HEALTH Secretary Jeane Freeman has been accused of “cowardly” behaviour after it emerged that the public will no longer be able to ask her questions at NHS summits.

New guidance reveals that Ministers, who take charge of the reviews of NHS boards, will not take part in the “public session” element any more.

That will be a matter for the boards themselves, while the Minister will schedule a visit to an NHS facility or meet health service staff.

Labour MSP Monica Lennon said: “This is a bad look for Jeane Freeman who appears to be hiding from the public.”

“Stripping members of the public of the opportunity to ask the Cabinet Secretary questions is a step backwards.”

The NHS, which accounts for nearly 40% of the devolved budget, continues to suffer from a range of financial and governance problems.

Freeman, who took over as Health Secretary in the summer, recently announced that she would give boards until 2021 to meet vital patient waiting times guarantees.

She also said that “brokerage” loans given to ailing NHS boards, thought to total around £150m, would not have to be repaid.

An Audit Scotland report also stated that the NHS north of the border is "not in a financially sustainable position".

Against this backdrop of pressure, supporters of the NHS believe it is vital for the Health Secretary to be open and accessible with the public.

In 2004, the then Labour Minister Andy Kerr was the first politician to personally chair each health board’s annual review and hold the sessions in public.

The SNP Government maintained this practice and Ministers, across the country, have been quizzed by citizens during a review.

Official papers state that the format used to have two stages on the same day: a public session, which could be attended by a Minister, at which attendees could ask questions of the Government and the board. And there was a private meeting.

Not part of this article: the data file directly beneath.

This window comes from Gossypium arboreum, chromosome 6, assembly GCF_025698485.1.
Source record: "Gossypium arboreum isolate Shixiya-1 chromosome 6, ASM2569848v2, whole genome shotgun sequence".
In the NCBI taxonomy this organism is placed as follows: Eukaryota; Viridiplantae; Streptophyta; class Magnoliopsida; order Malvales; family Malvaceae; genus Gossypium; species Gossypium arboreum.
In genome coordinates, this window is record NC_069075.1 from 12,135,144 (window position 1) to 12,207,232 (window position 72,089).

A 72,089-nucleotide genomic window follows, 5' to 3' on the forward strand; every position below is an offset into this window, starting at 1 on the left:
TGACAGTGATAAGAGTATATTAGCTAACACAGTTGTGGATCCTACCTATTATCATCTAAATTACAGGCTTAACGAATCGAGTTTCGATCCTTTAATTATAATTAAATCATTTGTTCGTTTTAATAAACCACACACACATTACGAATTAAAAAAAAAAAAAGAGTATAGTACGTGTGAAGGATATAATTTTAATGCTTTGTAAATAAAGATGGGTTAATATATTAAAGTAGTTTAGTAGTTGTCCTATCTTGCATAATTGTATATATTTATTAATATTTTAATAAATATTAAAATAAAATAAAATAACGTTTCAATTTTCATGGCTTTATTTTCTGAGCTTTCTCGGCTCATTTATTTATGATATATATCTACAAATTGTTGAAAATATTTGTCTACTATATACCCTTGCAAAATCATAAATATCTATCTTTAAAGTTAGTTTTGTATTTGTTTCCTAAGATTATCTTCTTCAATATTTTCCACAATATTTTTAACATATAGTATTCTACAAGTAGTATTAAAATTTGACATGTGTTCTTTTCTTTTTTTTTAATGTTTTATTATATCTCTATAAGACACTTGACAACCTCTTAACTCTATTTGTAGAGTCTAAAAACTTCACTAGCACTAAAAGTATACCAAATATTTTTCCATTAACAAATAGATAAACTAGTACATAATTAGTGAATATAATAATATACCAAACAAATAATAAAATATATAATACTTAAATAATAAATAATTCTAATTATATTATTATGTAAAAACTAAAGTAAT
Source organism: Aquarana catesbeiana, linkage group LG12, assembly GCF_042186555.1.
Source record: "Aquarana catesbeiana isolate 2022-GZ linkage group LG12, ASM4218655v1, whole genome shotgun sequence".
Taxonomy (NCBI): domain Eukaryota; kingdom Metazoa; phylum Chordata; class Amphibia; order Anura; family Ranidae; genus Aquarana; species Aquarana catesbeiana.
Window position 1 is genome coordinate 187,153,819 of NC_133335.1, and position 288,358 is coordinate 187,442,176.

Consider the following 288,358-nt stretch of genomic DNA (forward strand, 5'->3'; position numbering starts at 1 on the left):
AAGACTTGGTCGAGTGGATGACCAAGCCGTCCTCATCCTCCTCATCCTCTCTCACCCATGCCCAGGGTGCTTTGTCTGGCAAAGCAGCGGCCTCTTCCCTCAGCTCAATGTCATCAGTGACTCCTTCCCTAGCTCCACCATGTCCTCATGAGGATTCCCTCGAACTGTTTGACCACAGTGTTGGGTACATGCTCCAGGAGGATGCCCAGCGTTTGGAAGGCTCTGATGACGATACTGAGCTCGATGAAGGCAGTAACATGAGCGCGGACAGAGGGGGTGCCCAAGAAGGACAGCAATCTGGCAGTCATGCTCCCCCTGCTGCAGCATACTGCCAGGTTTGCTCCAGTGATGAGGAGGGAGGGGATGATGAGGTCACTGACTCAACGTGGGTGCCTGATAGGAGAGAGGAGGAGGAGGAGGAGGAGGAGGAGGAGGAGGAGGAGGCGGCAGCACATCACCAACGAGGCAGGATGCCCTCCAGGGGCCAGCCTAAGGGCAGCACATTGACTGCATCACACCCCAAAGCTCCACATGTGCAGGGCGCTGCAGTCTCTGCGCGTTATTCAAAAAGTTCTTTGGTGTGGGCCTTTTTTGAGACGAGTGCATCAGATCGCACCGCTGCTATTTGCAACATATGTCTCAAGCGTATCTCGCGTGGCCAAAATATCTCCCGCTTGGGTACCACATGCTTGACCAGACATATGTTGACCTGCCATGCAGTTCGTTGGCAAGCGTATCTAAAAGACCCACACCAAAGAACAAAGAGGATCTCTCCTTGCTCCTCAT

However, the Scottish Government circulated new guidance in September which overhauled the format and gave Ministers an exemption from the public session.

All the territorial boards, such as struggling NHS Tayside and NHS Lothian, will receive a “ministerial review”, but the refreshed guidance states:

“As such, Ministers will not be holding a public session/Q&A as part of this season of Reviews.”

The Government added that that “expectation” is that NHS boards will meet in public separately, which does “not need to take place on the same day as the Board’s Ministerial Review”.

It continued: “Ministers will replace the public session in their Review schedule with a visit to a nearby NHS facility/service and/or a meeting with staff.” 

Freeman will this week undertake the review of NHS Forth Valley, but a Government email obtained by the Herald on Sunday stated:

“Please note that no public session will be part of the Review day.”

In another change to the guidance, the Ministerial review will take place with just the Board chair and chief executive, rather than all board members.

Lennon, who is Scottish Labour’s shadow health secretary, added: “The annual review of NHS boards should be transparent. Closing the doors on the public and meeting the health board in private is not the action of a confident Health Secretary. It’s cowardly.”

“Long waiting times for surgery, creaking mental health services, delayed discharges, underfunded social care and GP shortages are affecting people right across Scotland.”

“We need a Health Secretary who is willing to listen to the public about the challenges facing the NHS.”

Liberal Democrat health spokesperson Alex Cole-Hamilton said: “A valuable opportunity for public scrutiny is being lost.

“At a time when SNP leadership of our health service deserves to be put under the microscope, it seems like a retrograde step for the Health Secretary to be retreating from the front line.”

Scottish Conservative MSP Miles Briggs said: "It is only right and proper in our parliamentary democracy that Ministers and NHS Boards undergo public scrutiny. Removing one of the precious few opportunities the public has to hold the SNP Health Secretary to account is an affront to that.

"Nicola Sturgeon has proven she won't accept cross-party appeals to fix waiting times and struggling General Practice. That's why many people feel this is the only way they can make the SNP listen.

"Sturgeon is presiding over a secret Scotland under the SNP and it is getting worse."

A Scottish Government spokesperson said: “There is no change to the core purpose of annual reviews, which is to hold NHS boards to account.

“In terms of format, Ministers will continue to have separate meetings with the Area Clinical Forum (ACF), Area Partnership Forum (APF) and local patients on the mornings of ministerial reviews.”

“In addition, we expect boards to hold public Q&A sessions as part of this season of reviews.”